[syslinux] bochs or qemu & gdb
H. Peter Anvin
hpa at zytor.com
Fri Sep 9 11:47:28 PDT 2005
Jim Cromie wrote:
> now that syslinux release madness has calmed down,
> could you provide some info on how we syslinux-minions/wannabes
> can use bochs and/or qemu to run (sys|pxe|iso|ext)linux
> in an emulated environment thats more conducive to
> debugging, single-stepping, and ultimately understanding
> how the magic happens ?
Alright... let's start with the basics.
I tend to use Bochs for this; Qemu is "better" in many ways, but I find
Bochs to be easier to rebuild as needed and I've gotten used to it by
now. There is also AMD's SimNow! available now.
The first step is to build Bochs with the x86 debugger enabled. Last
time I built it, I used the following options:
./configure --enable-x86-64 --enable-port-e9-hack --enable-readline
Once you have that, you will need to set up a disk image, in the same
way you would for MEMDISK; this is for SYSLINUX or EXTLINUX testing. To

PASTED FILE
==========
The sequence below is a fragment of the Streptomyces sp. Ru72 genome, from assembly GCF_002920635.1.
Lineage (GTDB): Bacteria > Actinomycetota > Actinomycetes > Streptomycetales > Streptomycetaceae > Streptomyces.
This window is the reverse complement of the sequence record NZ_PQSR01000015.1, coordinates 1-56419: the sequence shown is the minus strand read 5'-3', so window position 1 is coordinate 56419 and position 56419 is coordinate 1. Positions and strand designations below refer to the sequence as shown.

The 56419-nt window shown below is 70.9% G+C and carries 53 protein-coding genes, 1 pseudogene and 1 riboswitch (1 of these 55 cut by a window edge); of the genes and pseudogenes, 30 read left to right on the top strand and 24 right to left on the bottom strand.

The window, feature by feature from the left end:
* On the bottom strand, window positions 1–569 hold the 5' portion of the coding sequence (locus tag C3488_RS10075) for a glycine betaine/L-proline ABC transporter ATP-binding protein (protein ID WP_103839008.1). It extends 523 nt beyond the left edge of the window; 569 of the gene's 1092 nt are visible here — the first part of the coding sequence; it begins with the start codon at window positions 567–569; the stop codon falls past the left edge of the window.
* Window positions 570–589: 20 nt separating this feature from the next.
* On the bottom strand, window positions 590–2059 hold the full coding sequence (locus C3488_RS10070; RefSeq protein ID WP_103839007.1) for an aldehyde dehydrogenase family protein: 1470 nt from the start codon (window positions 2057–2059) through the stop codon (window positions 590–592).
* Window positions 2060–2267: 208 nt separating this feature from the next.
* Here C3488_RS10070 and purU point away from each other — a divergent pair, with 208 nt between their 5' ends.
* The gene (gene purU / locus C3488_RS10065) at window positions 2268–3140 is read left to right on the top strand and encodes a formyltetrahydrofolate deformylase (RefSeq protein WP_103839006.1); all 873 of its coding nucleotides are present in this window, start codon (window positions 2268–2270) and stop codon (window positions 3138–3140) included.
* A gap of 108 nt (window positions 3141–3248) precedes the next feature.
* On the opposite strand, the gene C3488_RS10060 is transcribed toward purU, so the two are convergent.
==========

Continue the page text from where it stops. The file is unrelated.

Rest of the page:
test ISOLINUX, you need a .iso which you build in the usual way (with
mkisofs). Bochs contains a configuration editor which I've found often
to work poorly; in general I find the need to go in and edit the
configuration file manually.
I haven't yet found a way to test PXELINUX in simulation (back when I
worked for Transmeta I had access to in-circuit emulation, though.)
It's probably possible now when Etherboot does PXE since most emulators
have some sort of network card emulation, usually NE2000/RTL8029.
Once the emulator starts, you want to intercept the actual boot. The
easy way to do that is to set breakpoint at 0x7c00 ("lb 0x7c00") and run
("c"). That will land you at the first instruction of the bootloader.
At that point, your best friend ends up being the list file and the map
file. Note that the list file shows the addresses from the beginning of
the text segment, so if the list file says a particular subroutine is at
address 0x1234 the real eip at that point is 0x1234+0x7c00 = 0x8e34.
In addition to tracing through the program, use the "x" command to
examine data structures in memory, and keep track of the stack pointer.
In assembly a common source of error is forgetting where your stack
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